National News

Explorer says Griffin shipwreck may be found

FILE - In this June 15, 2013, file photo, explorer Steve Libert speaks on a fishing boat as dive teams prepare to inspect a site in northern Lake Michigan. A debris field at the bottom of Lake Michigan may be the remains of the long-lost Griffin, a vessel commanded by a 17th-century French explorer, said a shipwreck hunter who has sought the wreckage for decades. Libert told The Associated Press that his crew found the debris this month about 120 feet (36 meters) from the spot where they removed a wooden slab a year ago that was protruding from the lake bottom. (AP Photo/John Flesher, File) -
FILE - In this June 15, 2013, file photo, explorer Steve Libert speaks on a fishing boat as dive teams prepare to inspect a site in northern Lake Michigan. A debris field at the bottom of Lake Michigan may be the remains of the long-lost Griffin, a vessel commanded by a 17th-century French explorer, said a shipwreck hunter who has sought the wreckage for decades. Libert told The Associated Press that his crew found the debris this month about 120 feet (36 meters) from the spot where they removed a wooden slab a year ago that was protruding from the lake bottom. (AP Photo/John Flesher, File)
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By John Flesher, The Associated Press

TRAVERSE CITY, Mich. - A debris field at the bottom of Lake Michigan may be the remains of the long-lost Griffin, a vessel commanded by a 17th-century French explorer, said a shipwreck hunter who has sought the wreckage for decades.

Steve Libert told The Associated Press that his crew found the debris this month about 120 feet (36 metres) from the spot where they removed a wooden slab a year ago that was protruding from the lake bottom. Libert believes that timber was the bowsprit of Rene-Robert Cavelier, Sieur de La Salle's ship, although scientists who joined the 2013 expedition say the slab more likely was an abandoned fishing net stake.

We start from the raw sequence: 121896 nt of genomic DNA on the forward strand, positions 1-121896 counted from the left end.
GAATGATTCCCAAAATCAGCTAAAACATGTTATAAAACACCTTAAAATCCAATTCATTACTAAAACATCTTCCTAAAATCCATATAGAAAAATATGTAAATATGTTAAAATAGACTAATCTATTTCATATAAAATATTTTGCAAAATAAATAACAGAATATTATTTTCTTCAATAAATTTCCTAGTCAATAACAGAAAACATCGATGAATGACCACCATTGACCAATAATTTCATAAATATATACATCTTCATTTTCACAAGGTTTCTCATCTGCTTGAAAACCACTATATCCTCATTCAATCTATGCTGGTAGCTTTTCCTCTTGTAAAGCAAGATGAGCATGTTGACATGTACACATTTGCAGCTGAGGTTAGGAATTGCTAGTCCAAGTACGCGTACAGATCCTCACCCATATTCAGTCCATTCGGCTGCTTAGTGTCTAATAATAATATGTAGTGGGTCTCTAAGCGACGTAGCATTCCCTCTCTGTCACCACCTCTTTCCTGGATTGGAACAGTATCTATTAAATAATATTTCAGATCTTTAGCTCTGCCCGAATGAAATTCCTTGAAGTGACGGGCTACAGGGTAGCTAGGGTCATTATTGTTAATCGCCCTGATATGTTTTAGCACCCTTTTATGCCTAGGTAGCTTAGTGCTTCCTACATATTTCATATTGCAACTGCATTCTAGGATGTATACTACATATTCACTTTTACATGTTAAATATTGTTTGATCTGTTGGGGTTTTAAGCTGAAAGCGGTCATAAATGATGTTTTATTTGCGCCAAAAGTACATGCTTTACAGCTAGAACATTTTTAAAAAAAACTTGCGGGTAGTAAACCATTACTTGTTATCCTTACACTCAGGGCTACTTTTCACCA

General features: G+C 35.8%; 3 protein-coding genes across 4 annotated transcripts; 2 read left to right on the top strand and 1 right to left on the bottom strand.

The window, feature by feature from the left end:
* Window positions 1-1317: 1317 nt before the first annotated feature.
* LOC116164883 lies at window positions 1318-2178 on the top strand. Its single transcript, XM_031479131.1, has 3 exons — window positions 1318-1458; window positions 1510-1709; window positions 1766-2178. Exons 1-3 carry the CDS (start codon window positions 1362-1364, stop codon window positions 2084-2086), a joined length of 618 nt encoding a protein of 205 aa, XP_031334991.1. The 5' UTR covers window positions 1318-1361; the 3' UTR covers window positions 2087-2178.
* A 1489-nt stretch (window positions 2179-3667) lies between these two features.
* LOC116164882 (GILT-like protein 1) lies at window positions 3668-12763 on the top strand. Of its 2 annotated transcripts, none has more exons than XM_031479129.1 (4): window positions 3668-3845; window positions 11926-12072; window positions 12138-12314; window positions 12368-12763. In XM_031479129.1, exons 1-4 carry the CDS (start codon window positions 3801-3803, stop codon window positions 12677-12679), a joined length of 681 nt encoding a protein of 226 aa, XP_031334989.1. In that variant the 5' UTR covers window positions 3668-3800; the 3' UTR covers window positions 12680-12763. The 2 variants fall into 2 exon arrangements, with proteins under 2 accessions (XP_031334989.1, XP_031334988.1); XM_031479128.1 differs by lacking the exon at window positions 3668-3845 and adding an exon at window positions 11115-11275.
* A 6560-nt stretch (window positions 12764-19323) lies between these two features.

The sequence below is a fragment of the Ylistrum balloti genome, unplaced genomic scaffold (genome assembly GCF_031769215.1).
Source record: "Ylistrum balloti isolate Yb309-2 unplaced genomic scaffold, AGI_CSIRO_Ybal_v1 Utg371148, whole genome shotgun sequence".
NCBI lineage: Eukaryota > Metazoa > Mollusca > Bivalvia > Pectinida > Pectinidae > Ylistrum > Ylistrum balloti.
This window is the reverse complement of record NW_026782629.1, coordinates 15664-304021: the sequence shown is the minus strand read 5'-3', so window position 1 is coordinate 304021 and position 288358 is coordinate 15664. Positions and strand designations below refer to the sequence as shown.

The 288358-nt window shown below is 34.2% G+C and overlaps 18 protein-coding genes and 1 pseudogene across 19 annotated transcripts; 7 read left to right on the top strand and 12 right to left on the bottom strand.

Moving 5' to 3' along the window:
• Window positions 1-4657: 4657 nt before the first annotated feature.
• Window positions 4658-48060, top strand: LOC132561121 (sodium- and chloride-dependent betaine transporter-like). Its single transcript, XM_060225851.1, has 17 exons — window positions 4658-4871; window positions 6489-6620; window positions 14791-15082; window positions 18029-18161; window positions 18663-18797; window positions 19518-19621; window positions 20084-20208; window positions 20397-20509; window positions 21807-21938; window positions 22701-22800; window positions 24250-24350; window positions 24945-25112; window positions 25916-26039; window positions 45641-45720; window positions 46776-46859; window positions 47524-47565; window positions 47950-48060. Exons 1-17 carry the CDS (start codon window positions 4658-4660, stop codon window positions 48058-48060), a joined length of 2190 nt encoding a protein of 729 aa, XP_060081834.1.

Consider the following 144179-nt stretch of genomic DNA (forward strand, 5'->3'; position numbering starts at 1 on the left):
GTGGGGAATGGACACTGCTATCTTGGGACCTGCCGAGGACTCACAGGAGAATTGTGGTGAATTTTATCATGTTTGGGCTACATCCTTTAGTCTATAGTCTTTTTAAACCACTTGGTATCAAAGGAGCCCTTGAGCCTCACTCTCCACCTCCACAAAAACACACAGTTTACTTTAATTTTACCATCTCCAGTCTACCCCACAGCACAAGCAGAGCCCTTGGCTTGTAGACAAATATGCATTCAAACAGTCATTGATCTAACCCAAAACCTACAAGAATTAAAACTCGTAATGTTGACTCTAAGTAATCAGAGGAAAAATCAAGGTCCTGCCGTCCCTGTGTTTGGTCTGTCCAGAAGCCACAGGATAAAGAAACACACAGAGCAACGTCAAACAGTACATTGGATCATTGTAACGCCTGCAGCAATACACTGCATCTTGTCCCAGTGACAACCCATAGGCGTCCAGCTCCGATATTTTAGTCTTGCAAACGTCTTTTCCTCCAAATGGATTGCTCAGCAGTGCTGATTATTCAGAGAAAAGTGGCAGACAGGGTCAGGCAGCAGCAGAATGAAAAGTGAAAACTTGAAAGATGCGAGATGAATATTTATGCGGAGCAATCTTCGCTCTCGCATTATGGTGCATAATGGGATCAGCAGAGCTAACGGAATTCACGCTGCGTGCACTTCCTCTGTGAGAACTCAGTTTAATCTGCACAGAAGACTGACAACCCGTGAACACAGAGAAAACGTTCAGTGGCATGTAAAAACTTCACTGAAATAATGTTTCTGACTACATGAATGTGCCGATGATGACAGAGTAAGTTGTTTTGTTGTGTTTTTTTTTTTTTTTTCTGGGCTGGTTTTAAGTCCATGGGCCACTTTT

"This is definitely the Griffin — I'm 99.9 per cent sure it is," Libert said. "This is the real deal."

He described the bottomland area as littered with wooden planks that could belong to a ship's bow, along with nails and pegs that would have fastened the hull to the rest of the vessel and what appeared to be sections of a mast.

He acknowledged his dive team had found no "smoking gun" such as a cannon or other artifacts with markings identifying them as belonging to the Griffin. But the nails and other implements appeared similar to those from La Belle, another of La Salle's ships that sank near the Gulf of Mexico, said Libert.

He said his organization has sent images of the debris to three French underwater archaeologists who took part in last year's search. They plan to seek state and federal permits to excavate in the area in September, Libert said.

Dean Anderson, Michigan's state archaeologist, said Monday he hadn't been notified of the find and could not speculate about whether the Griffin had finally been located. Anderson supports the theory that the timber discovered earlier was a fishing apparatus.

The area strewn with debris is roughly the size of a football field, said Brian Abbott of Nautilus Marine Group, who joined Libert's search this month and took sonar readings of the bottomlands. It is near tiny Poverty Island in northwestern Lake Michigan and about 50 feet (15 metres) below the water's surface.

The Griffin is believed to be the first ship of European design to sail the upper Great Lakes. It disappeared with a crew of six on its maiden voyage in 1679 after La Salle had disembarked near the mouth of Wisconsin's Green Bay.

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